June 21 is National Indigenous Peoples Day in Canada. Since 1996, it has been an annual occasion for celebration and community gathering for Indigenous people across the country.
The past few weeks have been exceptionally difficult for the Indigenous community, as we mourn the children found at former residential schools in Kamloops, BC and Brandon, Manitoba. But as Billy-Ray Belcourt writes, "Joy is art is an ethics of resistance." Standing with the Indigenous community in grief is important, but so too is celebrating their resilience and delight.
To that end, here are a few ways to mark this occasion:
- Register for the Indigenous History Forum: Truth-Telling at the Museum of Vancouver, a free two-day event hosted by the Pacific Association of First Nations Women. The forum is open to the public and features the Squamish, Musqueam and Tsleil-Waututh Nations, as well as presentations from the Haida, Algonquin, Haudenosaunee, Métis, and Inuit people. A wonderful opportunity to learn more about Indigenous history.
- Learn more about whose territory you are on, and what language is spoken by that Nation. The First Peoples' Cultural Council has created an interactive map to help you learn more about the 204 First Nations in BC, which has the most linguistic diversity of any region in Canada.
- If you're in Vancouver, attend the annual National Indigenous Peoples Day celebration at Trout Lake. Find other celebrations in the Lower Mainland here. Please pack a mask and hand sanitizer, and be respectful of others in public spaces.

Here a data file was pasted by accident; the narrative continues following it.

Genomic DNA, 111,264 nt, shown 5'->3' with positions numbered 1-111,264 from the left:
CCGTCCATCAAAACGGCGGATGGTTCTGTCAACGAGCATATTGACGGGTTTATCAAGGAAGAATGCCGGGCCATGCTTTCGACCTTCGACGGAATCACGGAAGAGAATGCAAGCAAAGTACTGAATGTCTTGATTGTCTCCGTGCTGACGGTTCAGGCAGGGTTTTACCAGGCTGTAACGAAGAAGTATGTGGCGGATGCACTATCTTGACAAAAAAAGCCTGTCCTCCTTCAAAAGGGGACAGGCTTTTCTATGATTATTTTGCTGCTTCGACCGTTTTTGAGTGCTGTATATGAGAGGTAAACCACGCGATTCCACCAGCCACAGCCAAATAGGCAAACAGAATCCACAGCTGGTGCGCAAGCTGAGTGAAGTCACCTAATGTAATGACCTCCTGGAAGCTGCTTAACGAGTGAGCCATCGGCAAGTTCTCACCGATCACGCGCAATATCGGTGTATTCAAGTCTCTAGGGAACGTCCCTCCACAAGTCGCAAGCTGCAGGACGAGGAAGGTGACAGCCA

- To participate online, the Talking Stick Festival, an annual festival of Indigenous and performance that is now in its 20th season, is hosting virtual events through July 1. Check them out and register!
- The Vancouver International Film Festival is hosting Who We Are, a film series from three Indigenous curators. Between June 21 and July 4, watch five films from diverse creators exploring and celebrating Indigenous history. You can purchase a series pass or single-film ticket. Tickets and passes are free to Indigenous peoples.
- This month, Emily Carr has been spotlighting the work of some of our talented Indigenous students and alumni. View the work of Destanie Clayton, Amber Ross, Preston Buffalo, and Levi Nelson— and follow us on Instagram to see more profiles through June.
- Learn about the work of Indigenous land defenders and lend your support. We recently profiled Naas, an ECU student and protestor at Fairy Creek.
- Support Indigenous-owned businesses today. Order your next summer read from Massy Books, located near Emily Carr University.
Amid the celebrations, remember that honouring Indigenous People doesn't begin and end on June 21. Decolonization is a long process that we must commit to every day. For those in our community who want to know how ECU is working toward decolonization, you can learn more by viewing our Equity, Diversity and Inclusion Action Plan.